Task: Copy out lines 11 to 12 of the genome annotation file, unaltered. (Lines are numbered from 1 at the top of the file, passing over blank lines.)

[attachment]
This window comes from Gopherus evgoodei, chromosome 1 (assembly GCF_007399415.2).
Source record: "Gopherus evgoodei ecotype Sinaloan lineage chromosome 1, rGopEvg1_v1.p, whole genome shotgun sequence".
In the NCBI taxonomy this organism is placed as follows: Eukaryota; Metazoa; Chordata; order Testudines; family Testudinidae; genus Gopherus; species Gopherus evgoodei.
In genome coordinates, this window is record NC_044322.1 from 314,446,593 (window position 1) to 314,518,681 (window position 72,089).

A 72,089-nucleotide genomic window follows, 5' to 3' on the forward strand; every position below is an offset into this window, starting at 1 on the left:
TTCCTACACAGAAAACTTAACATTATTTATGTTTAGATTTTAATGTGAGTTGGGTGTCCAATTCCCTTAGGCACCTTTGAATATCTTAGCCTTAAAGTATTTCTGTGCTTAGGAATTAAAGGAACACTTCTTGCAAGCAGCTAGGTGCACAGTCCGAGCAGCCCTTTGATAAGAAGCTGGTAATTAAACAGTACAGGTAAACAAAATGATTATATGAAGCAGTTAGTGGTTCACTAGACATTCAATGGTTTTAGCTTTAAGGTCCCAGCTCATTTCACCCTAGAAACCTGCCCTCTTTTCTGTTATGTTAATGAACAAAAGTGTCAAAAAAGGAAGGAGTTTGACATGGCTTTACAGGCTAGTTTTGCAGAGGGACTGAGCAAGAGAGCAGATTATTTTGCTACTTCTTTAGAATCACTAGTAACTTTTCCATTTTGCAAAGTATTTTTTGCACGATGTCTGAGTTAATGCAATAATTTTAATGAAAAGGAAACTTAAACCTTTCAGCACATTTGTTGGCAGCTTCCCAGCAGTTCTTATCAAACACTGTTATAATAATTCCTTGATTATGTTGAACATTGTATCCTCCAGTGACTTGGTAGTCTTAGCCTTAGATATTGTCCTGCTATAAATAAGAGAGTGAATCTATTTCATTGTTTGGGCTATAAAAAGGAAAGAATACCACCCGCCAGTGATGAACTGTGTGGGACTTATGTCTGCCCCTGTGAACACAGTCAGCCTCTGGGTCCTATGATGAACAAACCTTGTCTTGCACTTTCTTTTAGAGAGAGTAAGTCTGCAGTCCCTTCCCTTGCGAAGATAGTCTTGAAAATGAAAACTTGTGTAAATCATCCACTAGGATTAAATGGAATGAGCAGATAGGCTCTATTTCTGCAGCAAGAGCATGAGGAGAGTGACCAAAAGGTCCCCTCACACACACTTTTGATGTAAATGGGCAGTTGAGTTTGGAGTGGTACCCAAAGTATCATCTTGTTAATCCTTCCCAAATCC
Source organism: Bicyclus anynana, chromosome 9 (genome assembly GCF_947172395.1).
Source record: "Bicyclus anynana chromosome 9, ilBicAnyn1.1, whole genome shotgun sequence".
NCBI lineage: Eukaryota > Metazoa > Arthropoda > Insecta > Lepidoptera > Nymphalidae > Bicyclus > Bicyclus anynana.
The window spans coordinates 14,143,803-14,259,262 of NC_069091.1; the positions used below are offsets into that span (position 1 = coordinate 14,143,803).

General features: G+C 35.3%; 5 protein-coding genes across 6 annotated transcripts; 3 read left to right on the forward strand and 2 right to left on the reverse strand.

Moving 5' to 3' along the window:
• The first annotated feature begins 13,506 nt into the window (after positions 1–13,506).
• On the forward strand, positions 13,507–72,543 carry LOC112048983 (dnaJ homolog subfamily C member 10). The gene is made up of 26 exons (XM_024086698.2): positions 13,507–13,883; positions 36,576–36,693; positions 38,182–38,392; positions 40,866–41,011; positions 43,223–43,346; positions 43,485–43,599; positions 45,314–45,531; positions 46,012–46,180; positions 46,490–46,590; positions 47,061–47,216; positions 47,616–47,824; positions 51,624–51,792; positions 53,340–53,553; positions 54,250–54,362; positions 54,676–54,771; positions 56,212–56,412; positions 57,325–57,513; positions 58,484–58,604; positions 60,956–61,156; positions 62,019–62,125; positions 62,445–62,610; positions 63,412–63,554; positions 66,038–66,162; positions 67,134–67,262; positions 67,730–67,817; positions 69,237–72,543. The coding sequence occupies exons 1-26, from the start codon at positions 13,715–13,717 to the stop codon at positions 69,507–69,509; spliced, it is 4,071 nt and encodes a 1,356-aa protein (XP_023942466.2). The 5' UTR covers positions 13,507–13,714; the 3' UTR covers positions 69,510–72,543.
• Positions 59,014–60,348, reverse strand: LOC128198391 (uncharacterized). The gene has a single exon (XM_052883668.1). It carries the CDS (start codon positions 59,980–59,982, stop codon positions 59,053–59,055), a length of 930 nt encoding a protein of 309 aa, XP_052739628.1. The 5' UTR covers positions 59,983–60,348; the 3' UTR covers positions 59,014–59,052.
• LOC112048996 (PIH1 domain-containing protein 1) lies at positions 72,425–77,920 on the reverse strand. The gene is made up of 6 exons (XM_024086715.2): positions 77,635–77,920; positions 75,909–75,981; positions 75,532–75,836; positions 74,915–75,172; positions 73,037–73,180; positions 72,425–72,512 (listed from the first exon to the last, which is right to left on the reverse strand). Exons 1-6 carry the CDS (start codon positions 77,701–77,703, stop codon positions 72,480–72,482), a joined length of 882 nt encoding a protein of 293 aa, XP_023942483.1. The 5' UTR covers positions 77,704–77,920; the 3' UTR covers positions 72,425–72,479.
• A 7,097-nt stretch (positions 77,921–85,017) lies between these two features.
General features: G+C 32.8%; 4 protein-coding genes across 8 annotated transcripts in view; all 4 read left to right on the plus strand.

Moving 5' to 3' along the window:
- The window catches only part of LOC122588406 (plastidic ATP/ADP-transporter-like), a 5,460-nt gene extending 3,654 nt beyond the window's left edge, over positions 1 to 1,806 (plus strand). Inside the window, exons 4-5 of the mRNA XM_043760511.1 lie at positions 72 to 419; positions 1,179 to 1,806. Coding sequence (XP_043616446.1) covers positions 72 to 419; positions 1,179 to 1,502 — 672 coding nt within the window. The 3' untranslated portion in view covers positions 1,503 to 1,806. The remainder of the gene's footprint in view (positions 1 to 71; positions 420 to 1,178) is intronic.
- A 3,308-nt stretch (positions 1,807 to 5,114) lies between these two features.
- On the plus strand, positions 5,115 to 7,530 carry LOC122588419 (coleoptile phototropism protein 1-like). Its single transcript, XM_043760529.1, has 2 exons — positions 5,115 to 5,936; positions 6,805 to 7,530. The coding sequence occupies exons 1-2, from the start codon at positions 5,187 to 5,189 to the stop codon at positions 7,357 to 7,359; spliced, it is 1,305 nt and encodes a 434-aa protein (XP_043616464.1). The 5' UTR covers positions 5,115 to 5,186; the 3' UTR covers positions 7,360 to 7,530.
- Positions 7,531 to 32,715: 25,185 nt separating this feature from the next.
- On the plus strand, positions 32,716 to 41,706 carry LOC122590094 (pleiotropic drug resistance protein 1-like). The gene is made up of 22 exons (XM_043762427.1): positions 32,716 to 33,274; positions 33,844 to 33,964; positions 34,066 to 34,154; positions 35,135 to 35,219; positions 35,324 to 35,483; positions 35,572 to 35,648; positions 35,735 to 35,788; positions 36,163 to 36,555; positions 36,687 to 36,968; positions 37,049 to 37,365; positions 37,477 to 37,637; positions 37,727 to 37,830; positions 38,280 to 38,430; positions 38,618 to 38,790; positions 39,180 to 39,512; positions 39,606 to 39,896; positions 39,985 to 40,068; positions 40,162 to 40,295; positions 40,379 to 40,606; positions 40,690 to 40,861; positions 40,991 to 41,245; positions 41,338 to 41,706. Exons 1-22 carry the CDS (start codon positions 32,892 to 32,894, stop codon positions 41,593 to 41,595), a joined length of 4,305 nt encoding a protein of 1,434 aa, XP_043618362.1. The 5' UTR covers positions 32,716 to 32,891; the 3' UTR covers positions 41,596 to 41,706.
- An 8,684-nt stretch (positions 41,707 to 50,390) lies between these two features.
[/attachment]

General features: G+C 35.3%; 5 protein-coding genes across 6 annotated transcripts; 3 read left to right on the forward strand and 2 right to left on the reverse strand.

Moving 5' to 3' along the window: